Cultivating an awareness of learning is critical for all students – especially those students who struggle. According to Michelle Maroney, a second-grade teacher, “that visible record changes a student’s thinking. Before when we gave assessments, it was just taking a test. Now when they take an assessment they can see what it looks like from the last time to what it looks like today. They have that   visual,” says Maroney. “For kids way behind grade level, they feel defeated a lot. But when they can see their growth, they move at a much higher rate.”

(more…)

In Real Life: How do CBE systems support all students to reach mastery?

February 20, 2019 by

Alison Kearney, Assistant Principal, Noble High School, ME

This article is the seventh in a nine-part “In Real Life” series based on the complex, fundamental questions that practitioners in competency-based systems grapple with “in real life.” Links to the other posts can be found at the end of this article.

Since learners are met where they are in CBE systems and are supported to reach mastery at their own pace, what supports are needed to ensure everyone succeeds?

To better understand this question, I sat down with Alison Kearney, Assistant Principal at Noble High School in North Berwick, Maine.

A rural school, Noble High School serves roughly 1,100 students across three towns up to an hour bus ride away. Its students often come from rural poor backgrounds, influencing how the school has structured its student support system. Noble High’s proficiency-based system was profiled in a CompetencyWorks blog post in 2015.

(more…)

In Real Life: How do CBE systems manage differences in pace?

February 11, 2019 by

Mallory Haar, English as a New Language Teacher, Casco Bay High School, ME.

This article is the sixth in a nine-part “In Real Life” series based on the complex, fundamental questions that practitioners in competency-based systems grapple with “in real life.” Links to the other posts can be found at the end of this article.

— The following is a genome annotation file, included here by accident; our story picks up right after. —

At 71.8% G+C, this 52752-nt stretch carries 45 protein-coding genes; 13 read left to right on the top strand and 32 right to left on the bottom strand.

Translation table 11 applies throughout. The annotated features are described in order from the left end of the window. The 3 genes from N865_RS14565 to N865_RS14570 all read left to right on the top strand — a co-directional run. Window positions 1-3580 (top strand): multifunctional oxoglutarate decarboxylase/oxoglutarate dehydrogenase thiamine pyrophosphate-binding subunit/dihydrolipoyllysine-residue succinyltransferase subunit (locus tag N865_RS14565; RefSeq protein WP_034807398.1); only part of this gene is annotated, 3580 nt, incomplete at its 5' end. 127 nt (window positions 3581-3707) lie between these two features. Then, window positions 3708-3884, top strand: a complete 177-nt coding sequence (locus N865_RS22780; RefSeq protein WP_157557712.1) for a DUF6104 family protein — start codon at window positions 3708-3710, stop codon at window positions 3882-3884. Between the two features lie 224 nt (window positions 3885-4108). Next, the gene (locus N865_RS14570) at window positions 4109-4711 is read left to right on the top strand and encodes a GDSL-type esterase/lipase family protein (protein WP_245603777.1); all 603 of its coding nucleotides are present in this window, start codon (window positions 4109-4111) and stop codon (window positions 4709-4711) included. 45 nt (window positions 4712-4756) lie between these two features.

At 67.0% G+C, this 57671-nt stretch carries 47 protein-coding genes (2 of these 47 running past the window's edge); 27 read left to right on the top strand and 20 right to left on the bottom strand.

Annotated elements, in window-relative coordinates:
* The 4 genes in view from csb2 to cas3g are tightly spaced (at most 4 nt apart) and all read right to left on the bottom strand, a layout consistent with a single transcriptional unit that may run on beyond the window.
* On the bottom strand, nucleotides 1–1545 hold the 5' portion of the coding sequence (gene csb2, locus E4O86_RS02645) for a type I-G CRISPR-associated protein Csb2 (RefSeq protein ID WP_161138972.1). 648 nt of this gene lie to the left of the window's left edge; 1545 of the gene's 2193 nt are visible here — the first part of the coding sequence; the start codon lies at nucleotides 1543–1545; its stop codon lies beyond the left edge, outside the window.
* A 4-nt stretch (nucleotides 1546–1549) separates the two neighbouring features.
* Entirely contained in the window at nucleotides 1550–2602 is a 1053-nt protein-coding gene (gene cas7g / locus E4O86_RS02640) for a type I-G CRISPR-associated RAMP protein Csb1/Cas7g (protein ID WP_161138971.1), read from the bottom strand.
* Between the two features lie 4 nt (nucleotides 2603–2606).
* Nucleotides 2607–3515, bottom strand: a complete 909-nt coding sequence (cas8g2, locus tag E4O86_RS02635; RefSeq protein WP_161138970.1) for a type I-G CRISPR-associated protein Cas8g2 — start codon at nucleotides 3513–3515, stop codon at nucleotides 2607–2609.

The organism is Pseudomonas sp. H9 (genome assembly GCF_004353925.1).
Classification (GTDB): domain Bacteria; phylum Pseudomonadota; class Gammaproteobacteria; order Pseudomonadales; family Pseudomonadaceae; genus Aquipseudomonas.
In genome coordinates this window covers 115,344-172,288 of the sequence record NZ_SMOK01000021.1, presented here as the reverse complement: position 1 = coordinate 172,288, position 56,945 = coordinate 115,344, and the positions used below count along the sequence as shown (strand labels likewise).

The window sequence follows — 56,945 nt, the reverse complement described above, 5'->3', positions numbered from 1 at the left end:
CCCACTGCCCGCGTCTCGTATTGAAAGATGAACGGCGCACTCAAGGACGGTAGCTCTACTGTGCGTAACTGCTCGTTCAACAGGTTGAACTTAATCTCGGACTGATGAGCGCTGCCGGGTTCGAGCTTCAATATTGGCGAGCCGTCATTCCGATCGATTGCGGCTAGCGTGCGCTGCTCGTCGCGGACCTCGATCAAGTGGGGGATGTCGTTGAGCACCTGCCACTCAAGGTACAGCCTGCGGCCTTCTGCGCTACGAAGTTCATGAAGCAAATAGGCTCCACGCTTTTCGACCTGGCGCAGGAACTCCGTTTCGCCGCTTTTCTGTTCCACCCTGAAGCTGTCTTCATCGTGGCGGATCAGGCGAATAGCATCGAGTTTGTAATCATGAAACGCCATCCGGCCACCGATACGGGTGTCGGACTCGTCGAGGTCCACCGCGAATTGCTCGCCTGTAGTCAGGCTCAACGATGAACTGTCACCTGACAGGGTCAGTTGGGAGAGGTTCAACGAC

Competency-based education (CBE) systems meet students where they are and support them to master a pre-defined set of learning targets at their own pace. Managing a group of learners who are at different places in their learning might seem doable if their paces are similar, but what about students who deviate widely from the class norm or “teacher pace”? Are there limits to how quickly or slowly students are allowed to move through the system?

To better understand how competency-based systems reckon with these questions, I sat down with Mallory Haar, who teaches English as a New Language and English Literature at Casco Bay High School in Portland, Maine.

(more…)

In Real Life: How feedback loops and student supports help ensure learning is deep, ongoing, and integrated.

February 6, 2019 by

Elizabeth Cardine, Lead Teacher and Advisor, MC2 Schools, NH

This article is the fifth in a nine-part “In Real Life” series based on the complex, fundamental questions that practitioners in competency-based systems grapple with “in real life.” Links to the other posts can be found at the end of this article.

Competency-based education (CBE) systems define competencies and learning progressions to make learning expectations more transparent and accessible to students; but such transparency can be prone to the unintended consequence of creating a “check the box” mentality that compromises depth and relevance.